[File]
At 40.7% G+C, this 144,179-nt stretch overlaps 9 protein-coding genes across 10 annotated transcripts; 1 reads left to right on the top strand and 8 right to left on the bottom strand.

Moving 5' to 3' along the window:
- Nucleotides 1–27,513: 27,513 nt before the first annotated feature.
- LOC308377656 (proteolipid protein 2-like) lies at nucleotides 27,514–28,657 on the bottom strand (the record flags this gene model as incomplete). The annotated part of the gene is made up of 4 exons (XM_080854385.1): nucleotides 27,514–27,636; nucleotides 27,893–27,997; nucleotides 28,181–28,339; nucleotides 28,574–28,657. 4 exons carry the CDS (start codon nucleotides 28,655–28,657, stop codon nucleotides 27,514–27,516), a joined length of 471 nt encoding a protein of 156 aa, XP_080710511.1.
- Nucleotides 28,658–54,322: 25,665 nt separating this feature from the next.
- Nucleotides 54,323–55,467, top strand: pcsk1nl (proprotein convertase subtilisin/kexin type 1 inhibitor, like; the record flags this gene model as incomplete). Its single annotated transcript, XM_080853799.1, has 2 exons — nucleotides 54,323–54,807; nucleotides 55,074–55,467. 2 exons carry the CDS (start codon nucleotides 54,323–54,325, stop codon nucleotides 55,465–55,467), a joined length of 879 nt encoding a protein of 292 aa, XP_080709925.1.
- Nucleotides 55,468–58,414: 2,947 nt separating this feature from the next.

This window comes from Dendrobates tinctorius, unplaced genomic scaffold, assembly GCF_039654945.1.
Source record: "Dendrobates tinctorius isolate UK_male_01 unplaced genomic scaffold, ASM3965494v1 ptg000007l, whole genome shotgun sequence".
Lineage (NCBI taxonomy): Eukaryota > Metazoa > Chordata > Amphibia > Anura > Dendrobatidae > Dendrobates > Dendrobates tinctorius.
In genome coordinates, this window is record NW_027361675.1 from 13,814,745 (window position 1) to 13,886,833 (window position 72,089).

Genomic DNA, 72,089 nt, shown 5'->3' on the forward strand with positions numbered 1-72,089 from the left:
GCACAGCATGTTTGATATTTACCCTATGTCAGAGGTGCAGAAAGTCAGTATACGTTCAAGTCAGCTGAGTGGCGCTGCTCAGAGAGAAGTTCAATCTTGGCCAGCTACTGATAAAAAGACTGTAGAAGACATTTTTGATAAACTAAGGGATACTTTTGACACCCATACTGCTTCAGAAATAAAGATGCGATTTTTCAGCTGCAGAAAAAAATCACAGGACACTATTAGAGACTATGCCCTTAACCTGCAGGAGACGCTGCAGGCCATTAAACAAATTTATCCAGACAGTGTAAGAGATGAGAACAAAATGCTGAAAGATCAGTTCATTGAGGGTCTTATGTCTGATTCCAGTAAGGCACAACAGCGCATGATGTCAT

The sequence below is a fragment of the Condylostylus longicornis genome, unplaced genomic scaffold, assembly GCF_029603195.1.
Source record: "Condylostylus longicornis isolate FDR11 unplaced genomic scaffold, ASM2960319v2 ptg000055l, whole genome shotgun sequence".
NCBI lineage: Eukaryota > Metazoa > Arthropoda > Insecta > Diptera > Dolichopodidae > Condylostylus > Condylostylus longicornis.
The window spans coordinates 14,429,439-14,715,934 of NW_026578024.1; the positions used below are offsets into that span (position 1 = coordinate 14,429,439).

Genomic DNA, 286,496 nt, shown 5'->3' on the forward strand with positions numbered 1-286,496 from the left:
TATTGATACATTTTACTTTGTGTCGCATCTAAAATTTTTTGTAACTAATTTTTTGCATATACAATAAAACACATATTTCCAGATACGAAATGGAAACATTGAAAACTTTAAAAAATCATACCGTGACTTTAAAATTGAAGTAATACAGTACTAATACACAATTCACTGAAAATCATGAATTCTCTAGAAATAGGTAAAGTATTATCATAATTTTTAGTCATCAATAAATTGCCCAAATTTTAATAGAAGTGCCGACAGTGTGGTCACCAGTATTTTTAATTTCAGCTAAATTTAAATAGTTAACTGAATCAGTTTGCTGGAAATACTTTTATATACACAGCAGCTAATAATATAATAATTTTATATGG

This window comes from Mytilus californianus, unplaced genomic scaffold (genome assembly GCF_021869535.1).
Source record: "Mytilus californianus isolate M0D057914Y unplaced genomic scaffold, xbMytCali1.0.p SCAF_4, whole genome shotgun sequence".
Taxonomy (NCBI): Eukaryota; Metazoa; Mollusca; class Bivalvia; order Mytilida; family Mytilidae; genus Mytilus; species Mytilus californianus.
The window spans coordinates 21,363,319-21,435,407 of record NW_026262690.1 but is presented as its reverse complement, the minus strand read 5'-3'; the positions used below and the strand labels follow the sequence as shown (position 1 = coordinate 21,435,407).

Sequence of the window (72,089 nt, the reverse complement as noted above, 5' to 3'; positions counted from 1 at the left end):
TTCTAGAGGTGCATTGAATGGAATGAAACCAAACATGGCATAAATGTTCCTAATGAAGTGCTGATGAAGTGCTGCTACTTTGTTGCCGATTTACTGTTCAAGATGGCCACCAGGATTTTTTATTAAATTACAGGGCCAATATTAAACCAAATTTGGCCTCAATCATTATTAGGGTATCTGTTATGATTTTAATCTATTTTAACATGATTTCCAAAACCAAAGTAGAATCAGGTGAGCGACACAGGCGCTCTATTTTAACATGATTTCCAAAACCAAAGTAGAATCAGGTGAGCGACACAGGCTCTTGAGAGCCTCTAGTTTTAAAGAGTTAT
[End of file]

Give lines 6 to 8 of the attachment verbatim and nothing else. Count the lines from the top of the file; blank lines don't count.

- Nucleotides 54,323–55,467, top strand: pcsk1nl (proprotein convertase subtilisin/kexin type 1 inhibitor, like; the record flags this gene model as incomplete). Its single annotated transcript, XM_080853799.1, has 2 exons — nucleotides 54,323–54,807; nucleotides 55,074–55,467. 2 exons carry the CDS (start codon nucleotides 54,323–54,325, stop codon nucleotides 55,465–55,467), a joined length of 879 nt encoding a protein of 292 aa, XP_080709925.1.
- Nucleotides 55,468–58,414: 2,947 nt separating this feature from the next.

This window comes from Dendrobates tinctorius, unplaced genomic scaffold, assembly GCF_039654945.1.